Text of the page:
In conclusion, some important changes were noted in the epidemiology of A. baumannii. First, a reduction in the ICU rates or an increase in the acquisition in conventional wards (particularly in medical units) and in non-nosocomial, health care-associated infections was evident. Second, some changes in the predisposing features of the patients were noted, with a decrease in the exposure to some invasive procedures and an increase in previous use of carbapenems, which is probably related to the fact that carbapenem-resistance also significantly increased. And third, colistin has replaced carbapenems as the cornerstone of therapy, but resistance to colistin is increasing. Finally, a successful clonal group was shown to be responsible for about half of infections, and it seems to combine antimicrobial resistance and the ability to spread, while maintaining its clinical virulence.
The authors thank the Platform for Genotyping of Pathogens and Public Health (Institut Pasteur, Paris, France) for coding MLST alleles and profiles as available at http://www.pasteur.fr/mlst. The authors are grateful for the support of the Spanish Group for Nosocomial Infections (GEIH) and the Spanish Group for Antimicrobial Mechanisms of Action and Resistance (GEMARA) from the Spanish Society of Infectious Diseases and Clinical Microbiology (SEIMC) for their support in the development of the project.
APPENDIX. PARTICIPANTS OF THE GEIH/GEMARA/REIPI-Ab2010 GROUP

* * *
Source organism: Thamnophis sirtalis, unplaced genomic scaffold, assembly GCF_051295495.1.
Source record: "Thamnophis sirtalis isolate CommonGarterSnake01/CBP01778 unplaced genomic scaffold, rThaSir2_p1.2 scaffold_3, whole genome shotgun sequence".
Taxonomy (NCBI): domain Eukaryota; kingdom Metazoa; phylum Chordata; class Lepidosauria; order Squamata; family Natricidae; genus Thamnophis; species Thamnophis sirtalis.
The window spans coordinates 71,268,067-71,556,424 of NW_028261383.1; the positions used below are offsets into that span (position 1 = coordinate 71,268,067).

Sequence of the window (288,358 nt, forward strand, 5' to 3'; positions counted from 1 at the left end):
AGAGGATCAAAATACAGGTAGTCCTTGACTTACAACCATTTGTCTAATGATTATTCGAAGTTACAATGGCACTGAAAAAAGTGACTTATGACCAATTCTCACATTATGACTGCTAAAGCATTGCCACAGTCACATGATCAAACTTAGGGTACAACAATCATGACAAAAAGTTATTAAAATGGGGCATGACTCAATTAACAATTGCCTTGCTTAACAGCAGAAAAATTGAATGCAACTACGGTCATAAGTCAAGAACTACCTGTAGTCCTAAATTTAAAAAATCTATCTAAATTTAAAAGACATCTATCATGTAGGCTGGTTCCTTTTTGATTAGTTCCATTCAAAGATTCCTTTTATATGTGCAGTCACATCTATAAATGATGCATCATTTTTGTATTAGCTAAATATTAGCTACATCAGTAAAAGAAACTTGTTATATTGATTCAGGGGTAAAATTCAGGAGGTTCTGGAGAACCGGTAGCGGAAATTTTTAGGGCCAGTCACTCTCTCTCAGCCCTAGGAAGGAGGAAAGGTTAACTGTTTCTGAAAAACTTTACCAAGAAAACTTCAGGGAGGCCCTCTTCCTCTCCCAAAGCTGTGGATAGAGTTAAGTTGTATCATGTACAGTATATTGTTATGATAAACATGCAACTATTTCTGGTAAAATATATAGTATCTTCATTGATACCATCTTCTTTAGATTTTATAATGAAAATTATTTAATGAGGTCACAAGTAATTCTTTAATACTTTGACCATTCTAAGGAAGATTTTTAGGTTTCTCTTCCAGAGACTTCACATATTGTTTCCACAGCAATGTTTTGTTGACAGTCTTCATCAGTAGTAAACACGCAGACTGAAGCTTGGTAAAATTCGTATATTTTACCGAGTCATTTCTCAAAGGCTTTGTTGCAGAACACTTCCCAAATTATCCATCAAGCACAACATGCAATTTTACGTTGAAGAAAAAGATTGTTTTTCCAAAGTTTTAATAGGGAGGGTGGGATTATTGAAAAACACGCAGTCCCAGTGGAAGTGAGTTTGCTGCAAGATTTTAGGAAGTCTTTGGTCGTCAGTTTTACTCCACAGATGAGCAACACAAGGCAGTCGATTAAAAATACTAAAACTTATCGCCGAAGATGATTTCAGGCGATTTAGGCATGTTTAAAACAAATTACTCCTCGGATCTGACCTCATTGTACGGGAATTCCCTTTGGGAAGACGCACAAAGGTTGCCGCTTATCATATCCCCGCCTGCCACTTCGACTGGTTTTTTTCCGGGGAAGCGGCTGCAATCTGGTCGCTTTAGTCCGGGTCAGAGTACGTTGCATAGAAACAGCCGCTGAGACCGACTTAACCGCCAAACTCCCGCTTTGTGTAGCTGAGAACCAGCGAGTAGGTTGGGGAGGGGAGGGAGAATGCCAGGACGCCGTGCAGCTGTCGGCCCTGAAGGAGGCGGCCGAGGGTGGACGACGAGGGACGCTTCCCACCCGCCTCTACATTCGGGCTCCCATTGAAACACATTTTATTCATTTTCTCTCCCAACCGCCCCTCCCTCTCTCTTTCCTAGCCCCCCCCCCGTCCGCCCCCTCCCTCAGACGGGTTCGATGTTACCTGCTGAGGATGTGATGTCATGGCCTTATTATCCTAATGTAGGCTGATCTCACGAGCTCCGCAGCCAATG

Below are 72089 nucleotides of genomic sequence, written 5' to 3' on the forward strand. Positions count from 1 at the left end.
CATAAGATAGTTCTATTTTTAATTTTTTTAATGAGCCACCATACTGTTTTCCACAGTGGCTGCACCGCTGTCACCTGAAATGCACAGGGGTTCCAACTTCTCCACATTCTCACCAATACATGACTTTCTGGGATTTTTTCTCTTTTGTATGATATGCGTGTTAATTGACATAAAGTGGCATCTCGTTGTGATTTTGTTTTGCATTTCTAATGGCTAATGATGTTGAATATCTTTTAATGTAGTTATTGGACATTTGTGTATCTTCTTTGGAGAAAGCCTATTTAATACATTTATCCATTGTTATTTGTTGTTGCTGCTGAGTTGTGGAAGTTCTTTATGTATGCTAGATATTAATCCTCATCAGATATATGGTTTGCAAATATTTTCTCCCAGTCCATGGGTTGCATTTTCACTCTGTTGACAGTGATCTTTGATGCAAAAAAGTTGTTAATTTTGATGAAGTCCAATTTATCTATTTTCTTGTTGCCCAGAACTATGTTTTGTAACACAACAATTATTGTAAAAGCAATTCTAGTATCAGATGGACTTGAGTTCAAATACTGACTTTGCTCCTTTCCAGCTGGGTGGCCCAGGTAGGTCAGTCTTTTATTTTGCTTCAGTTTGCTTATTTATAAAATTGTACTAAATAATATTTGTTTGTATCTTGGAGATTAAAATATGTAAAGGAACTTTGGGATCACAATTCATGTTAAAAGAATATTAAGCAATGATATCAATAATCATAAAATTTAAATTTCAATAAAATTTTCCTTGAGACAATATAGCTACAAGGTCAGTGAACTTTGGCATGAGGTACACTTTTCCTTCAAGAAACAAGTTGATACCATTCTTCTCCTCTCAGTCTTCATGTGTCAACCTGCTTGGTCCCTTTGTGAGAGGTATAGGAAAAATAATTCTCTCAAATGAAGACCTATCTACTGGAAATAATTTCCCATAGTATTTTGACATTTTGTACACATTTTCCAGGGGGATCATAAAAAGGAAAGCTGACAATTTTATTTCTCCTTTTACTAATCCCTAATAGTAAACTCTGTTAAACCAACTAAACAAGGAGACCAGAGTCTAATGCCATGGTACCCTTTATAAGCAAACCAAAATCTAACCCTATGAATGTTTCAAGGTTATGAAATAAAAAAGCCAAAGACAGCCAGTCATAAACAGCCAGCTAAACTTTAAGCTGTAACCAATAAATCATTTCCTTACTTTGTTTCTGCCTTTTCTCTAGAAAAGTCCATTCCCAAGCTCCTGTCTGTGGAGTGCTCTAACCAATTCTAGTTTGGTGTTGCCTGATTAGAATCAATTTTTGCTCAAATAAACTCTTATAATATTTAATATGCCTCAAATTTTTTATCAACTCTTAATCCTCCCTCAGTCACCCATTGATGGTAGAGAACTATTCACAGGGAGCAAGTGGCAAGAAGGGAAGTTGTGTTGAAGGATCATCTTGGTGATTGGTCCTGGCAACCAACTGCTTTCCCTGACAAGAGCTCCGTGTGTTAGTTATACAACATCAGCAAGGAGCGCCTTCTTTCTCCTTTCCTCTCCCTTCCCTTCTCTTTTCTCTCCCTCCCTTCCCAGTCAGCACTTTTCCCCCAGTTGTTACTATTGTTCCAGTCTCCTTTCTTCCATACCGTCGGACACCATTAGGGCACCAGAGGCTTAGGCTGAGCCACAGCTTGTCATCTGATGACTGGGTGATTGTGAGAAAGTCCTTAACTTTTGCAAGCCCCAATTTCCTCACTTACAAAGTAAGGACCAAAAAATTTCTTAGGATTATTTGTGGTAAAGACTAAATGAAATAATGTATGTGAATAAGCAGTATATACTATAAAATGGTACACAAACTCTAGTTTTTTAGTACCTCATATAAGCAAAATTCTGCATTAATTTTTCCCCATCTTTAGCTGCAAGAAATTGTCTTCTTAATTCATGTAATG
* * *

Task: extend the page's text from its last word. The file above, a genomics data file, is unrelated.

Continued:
Other participants from the GEIH/GEMARA/REIPI-Ab2010 group are as follows: Hospital SAS La Línea (Antonio Sánchez Porto, Luis Vallejo), Complejo hospitalario de Ourense (Begoña Fernández Pérez, José Carlos Villar Chao), Hospital Gregorio Marañón (Belén Padilla Ortega, Emilia Cercenado Mansilla), Hospital Virgen del Rocío (JA Márquez Vácaro, A Gutiérrez-Pizarraya), Hospital de Navarra (José Javier García Irure), Hospital Costa del Sol-Marbella (Alfonso del Arco Jiménez, Javier de la Torre Lima), Hospital General de Valencia (Concepción Gimeno Cardona, Vicente Abril), Consorci Hospitalari de Vic (Joseph Vilaró Pujals, Marian Navarro Aguirre), Policlínica Guipúzkoa (José Antonio Jiménez Alfaro, Carlos Reviejo Jaca), Hospital Puerta del Mar (Pilar Marín Casanova, Francisca Guerreo), Complejo Hospitalario de Soria (Teresa Nebreda Mayoral, María José Fernández Calavia), Hospital Universitario de Alicante (Esperanza Merino de Lucas, Alfredo Zorraquino), Hospital Infanta Cristina (Eugenio Garduño Eseverri, Luis López Sánchez), Hospital Universitario Central de Asturias (Ana Fleites Gutiérrez, Azucena Rodríguez Guardado), Hospital Donostia (José María García-Arenzana Anguera), Complejo Hospitalario Torrecárdenas (Serafín López Palmero, Manuel Rodríguez Maresca), Complejo Hospitalario Xeral-Calde Lugo (Fernando García Garrote, José Varela Otero), Hospital Universitario Reina Sofía de Córdoba (Elisa Vidal Verdú, Fernando Rodríguez López), Hospital Universitario de Santiago Compostela (Fernanda Pardo Sánchez, E. Ferrer Vizoso), Hospital Sant Pau (Mercé Gurgui, Roser Pericas), Hospital Galdakao-Usansolo (Pedro María Olaechea Astigarraga, Rafael Ayarza Igartua), Hospital Son Dureta (María Dolores Maciá Romero, Enrique Ruiz de Gopegui Bordes), Hospital Puerta de Hierro (María Isabel Sánchez Romero), Hospital Juan Grande (Jesús García Mata, María José Goyanes), Hospital San Cecilio (José Hernández Quero, Trinidad Escobar Lara), Hospital Sant Joan de Reus (Frederic Ballester Bastardie, Simona Iftimie), Hospital de Motril (María Isabel Galán Navarro, María Luz Cádiz Gurrea), Hospital San Agustín de Linares (Carmen Amores Antequera, Montserrat Gómez), Hospital de Granollers (Carmina Martí Salas, Jordi Cuquet Peragosa), Hospital de Segovia (Susana Hernando Real, Pablo A. Carrero González), Complejo Hospitalario de Pontevedra (María Angeles Pallarés González, Sergio Rodríguez Fernández), Hospital de Bellvitge (Miquel Pujol Rojo, Fe Tubau), Hospital Virgen de la Victoria de Málaga (Enrique Nuño Alvarez, María Ortega Torres), Hospital Doctor Moliner (Salvador Giner Almaraz, Elena Hortelano), Hospital 12 de Octubre (Fernando Chaves Sánchez, Ana García Reyne), Hospital del Mar (Juan Pablo Horcajada Gallego, Concha Segura), Hospital San Agustín de Avilés (Gema Sierra Dorado, Raquel Yano Escudero), Complejo Hospitalario Materno Insular de Gran Canaria (María Elena Dorta Hung, Cristóbal del Rosario).